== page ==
Now, I don't know where you stand on the issue of ghosts, and you don't know where I stand, either (right now I'm sitting, but that's beside the point). And I have grown used to criticism, sometimes even taking it to heart and sometimes not. I don't think you're a pet peeve if you don't like my book--this is America. You can read any books you want.

What scares me are the people who don't like the book because they think the ghosts aren't realistic enough.

Um... what?

Topper-3 Those who are serious about their ghosts, or for that matter, really serious about their mysteries, might want to think twice before reading my books. I'm not serious about anything when I can avoid it, and the books are meant to be fun and challenging, like a crossword puzzle, but with laughs. The characters should engage you, the story should keep you turning pages, and the ghosts--well, the ghosts are characters in the book. A fiction book. A comedic mystery fiction book.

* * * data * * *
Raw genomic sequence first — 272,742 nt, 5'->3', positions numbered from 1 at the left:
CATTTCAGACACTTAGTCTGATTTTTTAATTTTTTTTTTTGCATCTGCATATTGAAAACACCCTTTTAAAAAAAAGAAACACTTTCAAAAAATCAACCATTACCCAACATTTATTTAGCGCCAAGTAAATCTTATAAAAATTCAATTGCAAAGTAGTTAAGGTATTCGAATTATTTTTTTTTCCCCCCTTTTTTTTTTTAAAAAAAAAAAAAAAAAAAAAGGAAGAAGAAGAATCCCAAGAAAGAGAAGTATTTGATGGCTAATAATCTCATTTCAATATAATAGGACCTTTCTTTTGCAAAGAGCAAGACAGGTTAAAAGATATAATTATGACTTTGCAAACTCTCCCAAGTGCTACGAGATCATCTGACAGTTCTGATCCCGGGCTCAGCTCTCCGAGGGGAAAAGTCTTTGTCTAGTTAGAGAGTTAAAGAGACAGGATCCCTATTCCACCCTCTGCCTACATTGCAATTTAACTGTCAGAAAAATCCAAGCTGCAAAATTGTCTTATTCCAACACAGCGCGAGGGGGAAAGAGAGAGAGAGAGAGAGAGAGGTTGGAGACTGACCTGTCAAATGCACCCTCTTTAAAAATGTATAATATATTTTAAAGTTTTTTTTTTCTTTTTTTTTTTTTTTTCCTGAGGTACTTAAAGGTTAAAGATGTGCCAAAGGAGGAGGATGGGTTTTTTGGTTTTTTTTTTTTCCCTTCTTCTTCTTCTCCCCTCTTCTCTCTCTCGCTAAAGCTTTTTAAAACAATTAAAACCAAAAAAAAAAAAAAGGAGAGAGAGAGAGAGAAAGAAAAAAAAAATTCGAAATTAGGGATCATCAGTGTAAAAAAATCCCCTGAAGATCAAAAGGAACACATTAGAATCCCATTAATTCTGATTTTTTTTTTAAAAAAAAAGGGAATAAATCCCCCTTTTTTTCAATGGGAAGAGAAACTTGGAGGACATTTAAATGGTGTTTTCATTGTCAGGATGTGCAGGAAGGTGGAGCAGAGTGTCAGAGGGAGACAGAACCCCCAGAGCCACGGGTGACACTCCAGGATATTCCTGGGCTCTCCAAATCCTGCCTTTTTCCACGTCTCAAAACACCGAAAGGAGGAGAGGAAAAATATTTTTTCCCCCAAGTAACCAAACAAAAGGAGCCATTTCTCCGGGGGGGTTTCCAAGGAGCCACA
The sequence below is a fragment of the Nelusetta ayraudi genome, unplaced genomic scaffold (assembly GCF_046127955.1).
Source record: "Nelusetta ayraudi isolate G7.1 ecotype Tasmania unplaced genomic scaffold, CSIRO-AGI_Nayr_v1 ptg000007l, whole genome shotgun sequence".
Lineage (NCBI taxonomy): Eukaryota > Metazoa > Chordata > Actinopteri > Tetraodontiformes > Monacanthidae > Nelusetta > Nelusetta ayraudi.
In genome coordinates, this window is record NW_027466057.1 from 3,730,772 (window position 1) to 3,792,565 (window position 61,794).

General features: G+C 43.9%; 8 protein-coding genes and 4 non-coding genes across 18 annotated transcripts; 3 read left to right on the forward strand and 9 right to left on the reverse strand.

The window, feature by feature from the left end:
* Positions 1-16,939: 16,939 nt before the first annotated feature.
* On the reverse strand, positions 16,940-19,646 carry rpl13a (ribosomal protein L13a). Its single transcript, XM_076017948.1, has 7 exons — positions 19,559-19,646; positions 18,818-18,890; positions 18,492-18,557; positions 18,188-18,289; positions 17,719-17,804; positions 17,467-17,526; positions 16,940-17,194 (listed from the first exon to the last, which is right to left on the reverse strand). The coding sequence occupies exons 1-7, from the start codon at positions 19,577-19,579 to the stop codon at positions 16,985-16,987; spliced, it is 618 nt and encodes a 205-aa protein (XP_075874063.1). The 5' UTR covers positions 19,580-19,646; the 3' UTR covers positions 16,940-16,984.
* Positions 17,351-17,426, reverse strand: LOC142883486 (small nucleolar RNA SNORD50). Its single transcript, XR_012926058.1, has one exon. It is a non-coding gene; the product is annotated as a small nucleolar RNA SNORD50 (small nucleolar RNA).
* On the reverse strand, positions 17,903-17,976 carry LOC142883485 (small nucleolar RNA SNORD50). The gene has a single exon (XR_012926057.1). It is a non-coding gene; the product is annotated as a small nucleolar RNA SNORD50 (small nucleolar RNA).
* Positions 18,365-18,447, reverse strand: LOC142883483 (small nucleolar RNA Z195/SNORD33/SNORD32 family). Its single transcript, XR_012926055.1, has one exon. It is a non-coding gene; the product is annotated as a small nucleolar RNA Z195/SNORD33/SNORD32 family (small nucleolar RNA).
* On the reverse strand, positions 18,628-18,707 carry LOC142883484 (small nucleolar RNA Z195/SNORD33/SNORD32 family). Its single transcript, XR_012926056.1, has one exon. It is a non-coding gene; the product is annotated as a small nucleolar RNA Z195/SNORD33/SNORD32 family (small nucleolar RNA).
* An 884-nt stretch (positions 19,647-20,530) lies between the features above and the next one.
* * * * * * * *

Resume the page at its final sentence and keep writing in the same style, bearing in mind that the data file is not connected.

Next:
Casper-Friendly-Ghost If your ghosts don't act like my ghosts, let's assume that my dog might be a different breed from yours, or that I eat a different breakfast cereal than you do. I've heard from readers who have no problems with the idea that the owner of a guesthouse on the Jersey Shore would investigate murders, but they feel that ghosts who can be seen and heard by a select group of people (and you don't know who can and who can't--it's random) is an element that takes them out of the story and ruins the experience.

Spud Again, I can't argue with that. If something doesn't work for you, it doesn't work for you. I could debate the point for hours on end, and I'm not going to change your mind. I'm guessing you wouldn't change mine, either.

But in the interest of my income and my children's astronomical college tuition, I'd appreciate it if people who believe that ghost characters are deal breakers would realize that's a personal preference and not try to dissuade someone else from reading the books.

I'm not in the habit of making threats, but I do intend to haunt anyone who ignores this plea. But hopefully, not for a very long time.
Uninvited-ghost E.J. Copperman writes the Haunted Guest House Mysteries.  Feel free to visit the author's web site and blog. Feel free to follow on Facebook, too.  And don't Miss An Uninvited Ghost when it's released on April 5th.  (I can't wait to read it!)

Wednesday, December 15, 2010

Who says it's a winter wonderland?

Snowflake2 We are not snowed in, thank goodness, but we're sick of it already.  And it isn't even officially winter yet.